There’s nary a video in sight, and — at the risking of sounding like a complete fool given its huge acquisition price — I find Mint’s 20+ pages outlining its feature set and why people should use the service to be positively daunting. Twitter’s page doesn’t include a video (though I think it badly needs one). And Facebook just says that it’s a service that “helps you connect and share with the people in your life”, which would set my bullshit meter off the charts if it appeared in any startup pitch.

Jason Kincaid at TechCrunch talking about the underutilized power of a video demo

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The future of online video ads?

YouTube is rolling out in-video ads that work as an overlay that take up about 20% of the screen for a few seconds. If a user doesn’t click on them they will minimize to an icon. Apparently the test results were pretty good. I watched some of the videos mentioned at the bottom of this article but didn’t see them. What am I missing?! Anyways, intuitively I say it’s a less intrusive way of advertising than pre- and post rolls or ads placed around the video.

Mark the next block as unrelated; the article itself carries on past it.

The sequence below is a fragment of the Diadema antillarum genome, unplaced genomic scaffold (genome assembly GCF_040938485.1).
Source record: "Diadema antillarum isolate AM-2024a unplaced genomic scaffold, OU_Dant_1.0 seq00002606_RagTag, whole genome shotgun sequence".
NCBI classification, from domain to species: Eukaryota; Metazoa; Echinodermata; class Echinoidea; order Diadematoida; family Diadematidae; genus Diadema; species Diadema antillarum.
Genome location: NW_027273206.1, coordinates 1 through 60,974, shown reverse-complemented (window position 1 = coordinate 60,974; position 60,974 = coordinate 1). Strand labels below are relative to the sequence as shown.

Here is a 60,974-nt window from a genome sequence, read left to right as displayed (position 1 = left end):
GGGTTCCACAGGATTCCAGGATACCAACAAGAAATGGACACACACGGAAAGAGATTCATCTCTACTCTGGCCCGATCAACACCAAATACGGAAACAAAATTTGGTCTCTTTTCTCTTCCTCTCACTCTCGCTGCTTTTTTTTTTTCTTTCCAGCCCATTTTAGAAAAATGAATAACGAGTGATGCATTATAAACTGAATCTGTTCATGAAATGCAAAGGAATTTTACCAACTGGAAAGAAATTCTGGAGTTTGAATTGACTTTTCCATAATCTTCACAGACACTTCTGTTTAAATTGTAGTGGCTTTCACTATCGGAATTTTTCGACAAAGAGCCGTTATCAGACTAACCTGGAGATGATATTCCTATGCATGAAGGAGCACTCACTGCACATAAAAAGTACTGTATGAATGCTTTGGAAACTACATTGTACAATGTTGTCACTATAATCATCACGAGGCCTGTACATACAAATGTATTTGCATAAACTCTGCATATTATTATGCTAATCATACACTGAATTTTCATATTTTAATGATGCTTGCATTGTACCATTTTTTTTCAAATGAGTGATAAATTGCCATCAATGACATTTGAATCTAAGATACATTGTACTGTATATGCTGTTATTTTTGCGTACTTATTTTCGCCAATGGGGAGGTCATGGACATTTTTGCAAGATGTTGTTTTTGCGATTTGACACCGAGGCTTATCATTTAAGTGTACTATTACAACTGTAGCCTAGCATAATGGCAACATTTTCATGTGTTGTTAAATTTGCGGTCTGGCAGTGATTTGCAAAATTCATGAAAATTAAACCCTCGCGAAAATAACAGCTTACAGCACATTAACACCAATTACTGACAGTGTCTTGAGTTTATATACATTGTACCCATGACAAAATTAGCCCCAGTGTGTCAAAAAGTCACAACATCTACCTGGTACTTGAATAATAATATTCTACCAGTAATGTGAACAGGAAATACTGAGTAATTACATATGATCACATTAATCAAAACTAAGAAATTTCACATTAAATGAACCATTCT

BTW for a funny but AND true story about what isn’t the future of video advertising read this one by Umair Haque.

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A PVR for dodos

Time Warner Cable is introducing a fee-less centralized digital video recorder service without fast-forwarding and ad-skipping functionality.

“It will be interesting to see if TWC customers give up their DVRs for such services (which have no additional monthly fee), or if Time Warner Cable users reject the idea because of their desire to avoid advertisements”.

I wouldn’t even watch the commercials if you paid me for it – so what do they think? What a stupid idea.

Om Malik compares TWC with a dodo. Nice.

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Quote of the day

A day where YouTube reverses some of the interface changes they rolled out yesterday. Just this afternoon discussed these changes with a friend and we agreed that we didn’t understand them. In the light of that discussion read this quote – maybe you are already familiar with it but I wasn’t:

“…and surprises are the enemy of usability…”.